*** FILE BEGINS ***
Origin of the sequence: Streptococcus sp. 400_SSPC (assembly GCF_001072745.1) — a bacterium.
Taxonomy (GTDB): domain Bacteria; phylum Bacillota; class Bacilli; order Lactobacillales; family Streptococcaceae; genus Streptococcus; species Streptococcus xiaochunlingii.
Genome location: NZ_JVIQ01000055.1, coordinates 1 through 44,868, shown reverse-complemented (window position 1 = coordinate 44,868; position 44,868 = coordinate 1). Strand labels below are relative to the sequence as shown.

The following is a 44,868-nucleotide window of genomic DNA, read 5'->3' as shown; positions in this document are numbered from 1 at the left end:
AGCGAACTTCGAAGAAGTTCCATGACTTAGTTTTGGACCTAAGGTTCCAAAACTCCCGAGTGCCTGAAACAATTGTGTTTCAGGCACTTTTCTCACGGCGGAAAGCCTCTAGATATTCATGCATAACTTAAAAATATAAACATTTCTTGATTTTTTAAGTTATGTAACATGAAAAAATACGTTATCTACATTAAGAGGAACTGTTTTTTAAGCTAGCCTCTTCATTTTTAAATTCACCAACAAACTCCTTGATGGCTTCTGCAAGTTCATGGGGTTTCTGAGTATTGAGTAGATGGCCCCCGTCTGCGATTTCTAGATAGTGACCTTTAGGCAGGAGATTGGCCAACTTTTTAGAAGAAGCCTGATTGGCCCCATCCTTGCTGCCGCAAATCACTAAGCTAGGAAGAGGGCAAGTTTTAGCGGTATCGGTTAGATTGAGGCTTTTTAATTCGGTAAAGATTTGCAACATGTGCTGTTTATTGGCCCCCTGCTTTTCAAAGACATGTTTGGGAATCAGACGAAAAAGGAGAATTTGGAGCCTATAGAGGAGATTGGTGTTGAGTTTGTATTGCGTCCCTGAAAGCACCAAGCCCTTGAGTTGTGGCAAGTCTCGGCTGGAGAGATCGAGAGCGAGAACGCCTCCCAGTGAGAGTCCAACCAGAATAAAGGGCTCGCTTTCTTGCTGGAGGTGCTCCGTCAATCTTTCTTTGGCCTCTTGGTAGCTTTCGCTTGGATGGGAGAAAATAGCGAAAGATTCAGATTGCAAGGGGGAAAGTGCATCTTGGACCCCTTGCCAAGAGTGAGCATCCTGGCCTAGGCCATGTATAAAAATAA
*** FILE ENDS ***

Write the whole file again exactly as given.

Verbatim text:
Origin of the sequence: Streptococcus sp. 400_SSPC (assembly GCF_001072745.1) — a bacterium.
Taxonomy (GTDB): domain Bacteria; phylum Bacillota; class Bacilli; order Lactobacillales; family Streptococcaceae; genus Streptococcus; species Streptococcus xiaochunlingii.
Genome location: NZ_JVIQ01000055.1, coordinates 1 through 44,868, shown reverse-complemented (window position 1 = coordinate 44,868; position 44,868 = coordinate 1). Strand labels below are relative to the sequence as shown.

The following is a 44,868-nucleotide window of genomic DNA, read 5'->3' as shown; positions in this document are numbered from 1 at the left end:
AGCGAACTTCGAAGAAGTTCCATGACTTAGTTTTGGACCTAAGGTTCCAAAACTCCCGAGTGCCTGAAACAATTGTGTTTCAGGCACTTTTCTCACGGCGGAAAGCCTCTAGATATTCATGCATAACTTAAAAATATAAACATTTCTTGATTTTTTAAGTTATGTAACATGAAAAAATACGTTATCTACATTAAGAGGAACTGTTTTTTAAGCTAGCCTCTTCATTTTTAAATTCACCAACAAACTCCTTGATGGCTTCTGCAAGTTCATGGGGTTTCTGAGTATTGAGTAGATGGCCCCCGTCTGCGATTTCTAGATAGTGACCTTTAGGCAGGAGATTGGCCAACTTTTTAGAAGAAGCCTGATTGGCCCCATCCTTGCTGCCGCAAATCACTAAGCTAGGAAGAGGGCAAGTTTTAGCGGTATCGGTTAGATTGAGGCTTTTTAATTCGGTAAAGATTTGCAACATGTGCTGTTTATTGGCCCCCTGCTTTTCAAAGACATGTTTGGGAATCAGACGAAAAAGGAGAATTTGGAGCCTATAGAGGAGATTGGTGTTGAGTTTGTATTGCGTCCCTGAAAGCACCAAGCCCTTGAGTTGTGGCAAGTCTCGGCTGGAGAGATCGAGAGCGAGAACGCCTCCCAGTGAGAGTCCAACCAGAATAAAGGGCTCGCTTTCTTGCTGGAGGTGCTCCGTCAATCTTTCTTTGGCCTCTTGGTAGCTTTCGCTTGGATGGGAGAAAATAGCGAAAGATTCAGATTGCAAGGGGGAAAGTGCATCTTGGACCCCTTGCCAAGAGTGAGCATCCTGGCCTAGGCCATGTATAAAAATAA